In Good Company

John Hussman's fund has handily beat the S&P 500 since inception. This is partially because he has hedged his exposure and partially due to superior stock picking. He has a greater than 30% weighting in health care, which is a huge overweight for a mutual fund. I am happy to be in his company.


Anonymous said...

Most of that outperformance occurred back in the early 2000's. His performance since 2004 isn't so hot. I like Hussman's commentary, but his execution (like that of Jeremy Grantham, who I also like) leaves a lot to be desired. Both Hussman and Grantham were warning about how stocks were way overpriced starting in 2005 or so and that prices were extreme by 2007. But instead of putting their money where their mouths were, selling all their stocks and moving into short-term treasuries, they made these baby steps of buying a few puts here and there or reducing equity allocation from 65% to maybe 50% (wow!).

By contrast, I actually listened to Hussman's and Grantham's warnings and got entirely out of stocks back then, and the result was I was ready for the bargains that started appearing Oct 10, 2008. As a consequence, my 1 year, 3 year, 5 year and 10 year performance blows that of both Grantham and Hussman out of the water.

Anonymous said...

How are you positioned now, anonymous #1? Do you think that stocks are overprices, as Hussman does? You must be very patient to have been out of equities from 2005-2008.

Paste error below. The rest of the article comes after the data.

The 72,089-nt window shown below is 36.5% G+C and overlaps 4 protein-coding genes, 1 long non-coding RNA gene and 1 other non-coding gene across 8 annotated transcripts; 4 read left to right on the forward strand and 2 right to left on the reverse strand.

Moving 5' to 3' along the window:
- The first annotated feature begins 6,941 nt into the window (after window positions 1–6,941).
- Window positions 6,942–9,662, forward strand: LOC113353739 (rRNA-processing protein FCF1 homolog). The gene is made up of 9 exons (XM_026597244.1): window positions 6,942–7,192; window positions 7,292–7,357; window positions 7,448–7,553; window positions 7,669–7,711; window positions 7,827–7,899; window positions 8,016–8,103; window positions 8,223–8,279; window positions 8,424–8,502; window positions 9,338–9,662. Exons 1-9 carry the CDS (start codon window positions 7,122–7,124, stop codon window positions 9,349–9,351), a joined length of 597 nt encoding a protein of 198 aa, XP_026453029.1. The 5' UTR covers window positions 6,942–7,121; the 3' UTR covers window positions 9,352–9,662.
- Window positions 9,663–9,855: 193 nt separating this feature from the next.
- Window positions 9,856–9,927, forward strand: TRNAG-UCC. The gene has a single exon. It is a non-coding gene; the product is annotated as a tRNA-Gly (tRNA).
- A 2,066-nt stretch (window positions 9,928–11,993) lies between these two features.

Anonymous said...

I think stocks are fairly priced right now, given that interest rates will be low for a long time to come. In fact, I believe the market is normally fairly-priced and that the efficient market hypothesis is usually true. But sometimes the market is radically inefficient. Sometimes prices are way too high or way too low, and those are the time I look for to buy and sell. Right now I am 100% intermediate-term corporate bonds (through a Vanguard fund), waiting for something awful to happen (and something awful WILL eventually happen, it always does) so I can buy stocks at a discount again instead of paying retail.

Damn right I'm patient (actually I never got deeply into stocks in 2005, so my patience actually extends from about 1999 to 2008), and so should most small investors be. Spreads and other costs for the little guy are much lower than in the past, but HFT and bots still give the advantage to the big players. The small investor's advantage is that the big players can't be patient. Imagine a trader at a Wall Street firm back in 2007 saying I'm just going to sit in cash for a year or so because everything is overpriced. He'd be out of job long before that year was up. Small investors don't have that problem. I try to make sure the other players at the games I play are also small investors, and preferably idiots who buy high and sell low. All I have to do then is take the opposite side of that trade to do very well indeed.

Hussman and Grantham both talk about doing what I am doing (and I listen to them closely and have great respect for their opinions). And since they run their own companies they could, in theory, do what I am doing without worrying about being fired. Grantham tried getting out of stocks back in the late 1990's and lost much of his assets under management because he missed the dot-com blowoff. So now he just talks the talk rather than walking the walking, and Hussmann likewise. That is, they are smart guys with stupid clients, who have learned that it is better to pander to these stupid clients than to follow their own smart advice.

I read Tschay here at CapitalObserver with great interest, but there is no way I'd try trading the short-term like he does, because he is playing a game that the hedgies and other big players can play. As far as I'm concerned, the easy and safe gains come from catching the longer term trends, where you are mostly playing against dumb money.